Nets guard D'Angelo Russell reaches for a rebound against 76ers...

Nets guard D'Angelo Russell reaches for a rebound against 76ers center Jahlil Okafor during an NBA preseason game on Oct. 11, 2017, at Nassau Coliseum. Credit: AP / Julie Jacobson

As they return from a successful 2-1 trip to Atlanta and Mexico City, the Nets must hit the reset button in order to accommodate newcomers Jahlil Okafor and Nik Stauskas, who were acquired in a stunning trade with Philadelphia on Thursday.

The Nets sent veteran leader Trevor Booker to the 76ers and waived Sean Kilpatrick to make room for Stauskas. The popularity of both players in the locker room was such that Marks and coach Kenny Atkinson talked individually to the remaining players to explain their reasons behind the deal.

“I think we were devastated,” said veteran DeMarre Carroll, who just joined the Nets himself in a trade last July. “They were like our brothers, Sean Kilpatrick and Trevor. But [Marks and Atkinson] came to talk to us and try to make us see the bigger picture, see why they did the trade.”

Point guard Spencer Dinwiddie added, “It always hurts to see guys you grew with leave. But at the same time, we’re excited about the future. We’re just going to try and get better and win as many games as possible. The goal doesn’t change.”

Atkinson expressed faith in the players to welcome Okafor and Stauskas into the fold. “Sean and Trevor were loved in that locker room, but there’s also the business side of this,” Atkinson said. “It happens with every team, and it’s difficult. But young people are very adaptable. I think it will be a seamless transition.”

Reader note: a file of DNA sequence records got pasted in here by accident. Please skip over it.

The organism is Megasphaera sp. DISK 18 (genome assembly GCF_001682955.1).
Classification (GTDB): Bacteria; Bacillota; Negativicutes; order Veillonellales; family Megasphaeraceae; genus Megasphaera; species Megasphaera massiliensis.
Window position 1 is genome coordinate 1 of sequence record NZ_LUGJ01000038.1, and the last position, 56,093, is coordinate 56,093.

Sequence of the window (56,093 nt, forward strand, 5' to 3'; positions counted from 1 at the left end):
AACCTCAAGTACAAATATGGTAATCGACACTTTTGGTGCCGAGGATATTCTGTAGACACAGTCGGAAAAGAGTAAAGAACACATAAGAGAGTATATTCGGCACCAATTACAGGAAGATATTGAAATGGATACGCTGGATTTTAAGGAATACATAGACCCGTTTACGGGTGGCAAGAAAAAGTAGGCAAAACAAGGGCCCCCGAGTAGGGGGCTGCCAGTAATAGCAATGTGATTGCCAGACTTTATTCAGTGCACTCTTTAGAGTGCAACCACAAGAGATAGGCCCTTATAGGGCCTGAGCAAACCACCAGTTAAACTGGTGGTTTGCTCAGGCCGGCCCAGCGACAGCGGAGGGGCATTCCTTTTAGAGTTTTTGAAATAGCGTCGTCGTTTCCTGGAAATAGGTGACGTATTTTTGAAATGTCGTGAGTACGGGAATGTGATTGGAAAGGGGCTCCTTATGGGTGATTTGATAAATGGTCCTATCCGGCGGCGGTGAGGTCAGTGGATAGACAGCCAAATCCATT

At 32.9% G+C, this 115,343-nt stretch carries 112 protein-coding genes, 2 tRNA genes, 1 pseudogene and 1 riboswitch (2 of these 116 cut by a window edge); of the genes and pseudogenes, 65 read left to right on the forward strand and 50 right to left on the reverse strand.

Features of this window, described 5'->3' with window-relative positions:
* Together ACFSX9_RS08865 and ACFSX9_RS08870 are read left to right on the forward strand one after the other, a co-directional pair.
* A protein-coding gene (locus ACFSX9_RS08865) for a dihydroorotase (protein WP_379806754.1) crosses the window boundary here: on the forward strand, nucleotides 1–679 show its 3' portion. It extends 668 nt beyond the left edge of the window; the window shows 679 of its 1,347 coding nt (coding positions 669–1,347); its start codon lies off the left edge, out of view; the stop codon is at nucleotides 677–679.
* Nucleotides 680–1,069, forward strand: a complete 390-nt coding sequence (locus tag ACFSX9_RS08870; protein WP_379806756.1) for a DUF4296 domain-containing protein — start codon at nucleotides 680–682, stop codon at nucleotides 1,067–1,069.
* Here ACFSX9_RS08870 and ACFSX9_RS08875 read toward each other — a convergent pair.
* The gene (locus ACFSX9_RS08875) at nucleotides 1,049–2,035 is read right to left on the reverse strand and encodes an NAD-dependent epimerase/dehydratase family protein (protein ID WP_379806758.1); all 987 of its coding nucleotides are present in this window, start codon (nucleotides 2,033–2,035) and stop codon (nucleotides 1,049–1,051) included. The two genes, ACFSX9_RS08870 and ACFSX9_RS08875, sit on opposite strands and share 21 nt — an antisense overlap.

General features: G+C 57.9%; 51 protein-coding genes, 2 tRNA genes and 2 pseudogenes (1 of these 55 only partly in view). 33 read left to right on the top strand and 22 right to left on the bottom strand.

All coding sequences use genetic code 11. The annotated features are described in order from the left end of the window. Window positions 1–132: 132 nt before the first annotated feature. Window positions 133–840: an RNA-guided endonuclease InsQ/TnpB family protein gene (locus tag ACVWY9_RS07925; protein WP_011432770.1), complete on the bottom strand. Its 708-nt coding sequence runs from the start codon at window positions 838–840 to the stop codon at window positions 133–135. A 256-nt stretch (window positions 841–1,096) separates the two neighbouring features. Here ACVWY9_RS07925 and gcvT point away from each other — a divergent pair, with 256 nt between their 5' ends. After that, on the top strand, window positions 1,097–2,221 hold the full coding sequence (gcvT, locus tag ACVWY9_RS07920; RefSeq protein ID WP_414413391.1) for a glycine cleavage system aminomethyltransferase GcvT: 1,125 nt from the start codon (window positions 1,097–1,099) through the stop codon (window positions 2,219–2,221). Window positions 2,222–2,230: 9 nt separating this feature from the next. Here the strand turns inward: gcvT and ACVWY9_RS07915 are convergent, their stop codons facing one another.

That’s the hope, but Okafor played in only two games with the 76ers this season and Stauskas saw action in only six games. The Nets first must determine their conditioning and get them up to speed. The new players also must learn the Nets’ fast-paced offensive system and fit in with their help defense principles. Neither is a strong defender, but the Nets are best when they play effective defense that feeds their transition offense.

“Okafor went to Duke and Stauskas went to Michigan, so they’ve got to be smart guys,” Dinwiddie said. “I’m sure they’re going to hop right in and be great pieces. Really, blending depends on basketball IQ and willingness to do it. I’m sure those guys have the first, and I’m presuming they’re going to have the latter as well. I think they’ll be fine and we’ll be fine.”

Despite questions about Okafor’s work ethic and conditioning, his low-post scoring ability is something the Nets lack. As the point guard, Dinwiddie will be working closely with him to bring that out.

“He’s extremely talented,” he said of Okafor. “We’ll find ways to get him shots, and my job is to give him the ball in positions he likes and hopefully make his transition as easy as possible.”

When the Nets made the trade, Marks said he was counting on a strong locker room culture to educate Okafor and Stauskas in how the Nets go about their business. “Now we’ve got to try to jell them into the system and the culture that we’re trying to build,” Carroll said. “I feel like that’ll be easy because if you don’t fit in, you’ll stick out like a sore thumb.”

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